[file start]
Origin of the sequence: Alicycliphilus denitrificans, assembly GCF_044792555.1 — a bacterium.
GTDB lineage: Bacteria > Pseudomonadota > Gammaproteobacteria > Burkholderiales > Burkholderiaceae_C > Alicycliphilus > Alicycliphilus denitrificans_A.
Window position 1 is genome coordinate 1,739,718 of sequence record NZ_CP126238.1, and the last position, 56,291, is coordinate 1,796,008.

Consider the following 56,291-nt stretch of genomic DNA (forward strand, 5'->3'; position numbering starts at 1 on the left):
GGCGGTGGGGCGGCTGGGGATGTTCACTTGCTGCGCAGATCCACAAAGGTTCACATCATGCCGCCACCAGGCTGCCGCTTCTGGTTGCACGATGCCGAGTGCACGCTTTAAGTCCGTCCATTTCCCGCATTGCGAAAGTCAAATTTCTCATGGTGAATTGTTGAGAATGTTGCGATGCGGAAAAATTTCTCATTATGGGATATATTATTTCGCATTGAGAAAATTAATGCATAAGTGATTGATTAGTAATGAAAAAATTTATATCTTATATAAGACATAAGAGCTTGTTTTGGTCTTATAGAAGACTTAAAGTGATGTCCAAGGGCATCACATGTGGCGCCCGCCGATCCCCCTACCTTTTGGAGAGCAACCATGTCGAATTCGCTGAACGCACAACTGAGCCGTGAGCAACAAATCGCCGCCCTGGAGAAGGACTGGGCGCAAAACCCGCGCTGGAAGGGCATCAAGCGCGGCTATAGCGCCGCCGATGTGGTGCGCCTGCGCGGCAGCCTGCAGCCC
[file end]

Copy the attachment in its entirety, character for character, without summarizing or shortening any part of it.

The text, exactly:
Origin of the sequence: Alicycliphilus denitrificans, assembly GCF_044792555.1 — a bacterium.
GTDB lineage: Bacteria > Pseudomonadota > Gammaproteobacteria > Burkholderiales > Burkholderiaceae_C > Alicycliphilus > Alicycliphilus denitrificans_A.
Window position 1 is genome coordinate 1,739,718 of sequence record NZ_CP126238.1, and the last position, 56,291, is coordinate 1,796,008.

Consider the following 56,291-nt stretch of genomic DNA (forward strand, 5'->3'; position numbering starts at 1 on the left):
GGCGGTGGGGCGGCTGGGGATGTTCACTTGCTGCGCAGATCCACAAAGGTTCACATCATGCCGCCACCAGGCTGCCGCTTCTGGTTGCACGATGCCGAGTGCACGCTTTAAGTCCGTCCATTTCCCGCATTGCGAAAGTCAAATTTCTCATGGTGAATTGTTGAGAATGTTGCGATGCGGAAAAATTTCTCATTATGGGATATATTATTTCGCATTGAGAAAATTAATGCATAAGTGATTGATTAGTAATGAAAAAATTTATATCTTATATAAGACATAAGAGCTTGTTTTGGTCTTATAGAAGACTTAAAGTGATGTCCAAGGGCATCACATGTGGCGCCCGCCGATCCCCCTACCTTTTGGAGAGCAACCATGTCGAATTCGCTGAACGCACAACTGAGCCGTGAGCAACAAATCGCCGCCCTGGAGAAGGACTGGGCGCAAAACCCGCGCTGGAAGGGCATCAAGCGCGGCTATAGCGCCGCCGATGTGGTGCGCCTGCGCGGCAGCCTGCAGCCC